It would be perhaps easy to say that contemporary art, driven as it is by an elite culture that often assumes rural space to be homogenous, discriminatory, and uneducated, would not find much interest in the aesthetic and cultural dynamics beyond the metropolis and its benighted satellite locales. It would be equally glib to locate the cause of this center-emphasis at the hands of “the market” or “institutions.” But the solution may lie more deeply in the last 120 years of art criticism itself, which, from the fin de siècle through modernism and its litter of aesthetic stepchildren, has located “the contemporary” almost exclusively within the city. As critics and artists, we have inherited this spatial pathology writ large — in invisible ink — across our multiple canons. And that conceit distorts the critical questions beneath a landscape, a people, or an image. It’s a significant task to break through — though it is in the best interests of cultural discourse and the entire arts community to ask why our field has so little to say about such a large swath of contemporary rural experience.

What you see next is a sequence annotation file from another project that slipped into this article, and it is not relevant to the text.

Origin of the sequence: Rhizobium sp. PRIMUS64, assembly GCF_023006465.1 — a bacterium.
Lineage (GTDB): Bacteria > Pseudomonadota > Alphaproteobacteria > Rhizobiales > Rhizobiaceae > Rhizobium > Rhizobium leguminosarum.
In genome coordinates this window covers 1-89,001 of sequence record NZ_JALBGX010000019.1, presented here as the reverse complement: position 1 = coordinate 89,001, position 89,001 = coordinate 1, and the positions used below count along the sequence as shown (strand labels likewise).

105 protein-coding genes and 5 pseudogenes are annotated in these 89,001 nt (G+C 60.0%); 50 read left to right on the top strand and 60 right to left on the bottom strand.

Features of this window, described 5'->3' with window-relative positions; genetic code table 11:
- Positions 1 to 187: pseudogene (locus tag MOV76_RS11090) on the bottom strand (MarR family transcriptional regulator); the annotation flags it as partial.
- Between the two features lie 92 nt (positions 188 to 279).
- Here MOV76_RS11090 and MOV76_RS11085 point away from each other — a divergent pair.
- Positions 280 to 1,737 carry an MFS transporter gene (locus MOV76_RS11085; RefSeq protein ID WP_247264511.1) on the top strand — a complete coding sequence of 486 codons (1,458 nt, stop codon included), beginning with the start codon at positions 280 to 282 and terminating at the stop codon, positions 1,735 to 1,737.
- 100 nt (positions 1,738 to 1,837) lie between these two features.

Are we that far from Theocritus at all? While we can all too easily deride the nostalgia of such Idylls, the negation at the heart of art’s center-periphery construction offers its own “representative anecdotes” in its simplistic spatial/cultural erasures. In both cases, the mirror (by design) refers back to the perceiver, rarely disrupting the placid waters of its own cultural and political self-definition. We would be well served to remember this about the Arcadia of Theocritus: no Greek shepherd or farmer would have been able to comprehend his thickets of gorgeous, metapoetic dialogue. Arcadia, in reality, was a string of barren and rocky hillsides. Nothing would grow there.